6. Dick – Great comment. One of the issues I had with the Moore’s story is that it appeared that frugalism was their goal without any other purpose, such as saving the environment or achieving financial independence. Like you, I beliove that goal setting is important and if a period of extreme frugalism is necessary to achieve that goal, go for it.

  7. LAL says:

    Wowsa. I am in shock. I don’t think I could do it. I like to go out for a walk with my dogs. I like to go parks and I like to do things outside. I also volunteer so I don’t forget what it’s like to struggle.

    I also enjoy going to bookstores to browse and libraries to borrow books. I occasionally rent videos from redbox for $1.

    I would be saddened if this was all there was to life.

  8. Susan says:

    One of my sisters takes frugality to the point of self-denial. She not only refuses to spend money (buys her clothes at Goodwill on senior days, when everything’s 10 percent off! eats mostly beans!) — she refuses to earn. She’s been offered good jobs with benefits, e.g. teaching, editing, and rejects them so she can sit at home and freelance for $20/hour — $15 to 20K/year. Both she and her daughter have medical problems which go untreated b/c “I have no munnee!”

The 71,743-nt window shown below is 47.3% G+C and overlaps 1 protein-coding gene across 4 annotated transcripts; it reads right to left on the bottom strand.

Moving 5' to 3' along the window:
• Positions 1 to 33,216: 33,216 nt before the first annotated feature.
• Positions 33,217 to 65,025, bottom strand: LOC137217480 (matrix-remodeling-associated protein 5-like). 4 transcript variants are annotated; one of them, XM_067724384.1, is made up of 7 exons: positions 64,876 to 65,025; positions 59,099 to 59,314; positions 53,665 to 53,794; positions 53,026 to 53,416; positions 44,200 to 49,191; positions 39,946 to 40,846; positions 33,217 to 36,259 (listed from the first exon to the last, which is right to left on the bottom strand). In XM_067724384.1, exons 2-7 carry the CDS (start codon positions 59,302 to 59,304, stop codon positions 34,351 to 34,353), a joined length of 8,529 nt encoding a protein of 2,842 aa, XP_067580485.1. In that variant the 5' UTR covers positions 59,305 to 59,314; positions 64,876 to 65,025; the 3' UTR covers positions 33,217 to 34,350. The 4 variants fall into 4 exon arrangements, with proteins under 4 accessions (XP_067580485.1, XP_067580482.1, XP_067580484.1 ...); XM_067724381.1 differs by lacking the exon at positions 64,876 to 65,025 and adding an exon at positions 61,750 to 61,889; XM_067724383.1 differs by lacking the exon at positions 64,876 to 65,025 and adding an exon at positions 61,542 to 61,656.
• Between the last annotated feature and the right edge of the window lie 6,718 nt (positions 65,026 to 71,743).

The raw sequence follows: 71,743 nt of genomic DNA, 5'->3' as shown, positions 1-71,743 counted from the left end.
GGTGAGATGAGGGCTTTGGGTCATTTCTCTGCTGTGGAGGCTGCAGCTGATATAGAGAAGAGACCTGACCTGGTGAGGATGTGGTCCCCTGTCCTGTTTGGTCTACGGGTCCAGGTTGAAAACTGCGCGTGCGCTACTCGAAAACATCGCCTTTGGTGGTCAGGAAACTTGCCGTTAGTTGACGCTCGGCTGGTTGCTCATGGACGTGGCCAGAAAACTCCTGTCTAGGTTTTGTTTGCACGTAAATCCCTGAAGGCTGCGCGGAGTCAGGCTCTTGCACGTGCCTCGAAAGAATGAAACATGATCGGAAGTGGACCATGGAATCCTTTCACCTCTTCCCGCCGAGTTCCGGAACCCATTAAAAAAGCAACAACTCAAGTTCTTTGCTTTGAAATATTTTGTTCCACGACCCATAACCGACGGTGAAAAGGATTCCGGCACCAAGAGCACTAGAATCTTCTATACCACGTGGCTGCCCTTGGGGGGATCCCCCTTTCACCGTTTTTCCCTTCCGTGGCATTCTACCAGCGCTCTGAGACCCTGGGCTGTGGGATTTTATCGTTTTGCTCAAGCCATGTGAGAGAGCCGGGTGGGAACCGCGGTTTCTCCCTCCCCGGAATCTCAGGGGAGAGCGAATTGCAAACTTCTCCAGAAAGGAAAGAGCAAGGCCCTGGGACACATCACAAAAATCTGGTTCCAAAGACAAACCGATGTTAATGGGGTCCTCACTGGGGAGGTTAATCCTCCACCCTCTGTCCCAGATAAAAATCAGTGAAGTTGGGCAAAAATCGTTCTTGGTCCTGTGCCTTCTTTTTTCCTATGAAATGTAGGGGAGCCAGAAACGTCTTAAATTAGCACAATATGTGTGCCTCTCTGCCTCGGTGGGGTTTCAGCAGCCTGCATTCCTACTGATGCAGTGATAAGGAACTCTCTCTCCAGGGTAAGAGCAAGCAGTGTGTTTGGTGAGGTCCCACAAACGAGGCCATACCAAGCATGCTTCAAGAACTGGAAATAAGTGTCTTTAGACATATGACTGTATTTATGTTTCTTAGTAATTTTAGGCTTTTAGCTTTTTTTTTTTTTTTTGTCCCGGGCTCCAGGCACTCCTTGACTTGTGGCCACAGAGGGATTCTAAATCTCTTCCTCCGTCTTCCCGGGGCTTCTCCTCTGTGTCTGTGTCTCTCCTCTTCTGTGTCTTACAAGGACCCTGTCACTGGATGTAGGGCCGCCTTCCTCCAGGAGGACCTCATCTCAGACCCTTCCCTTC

Her goal seems simply to be not to have to deal with money, either incoming or outgoing. She also has BPD, which is customarily associated with excessive out-of-control spending — hers is out-of-control NONspending.

    Has anyone else ever heard of this? Is it common?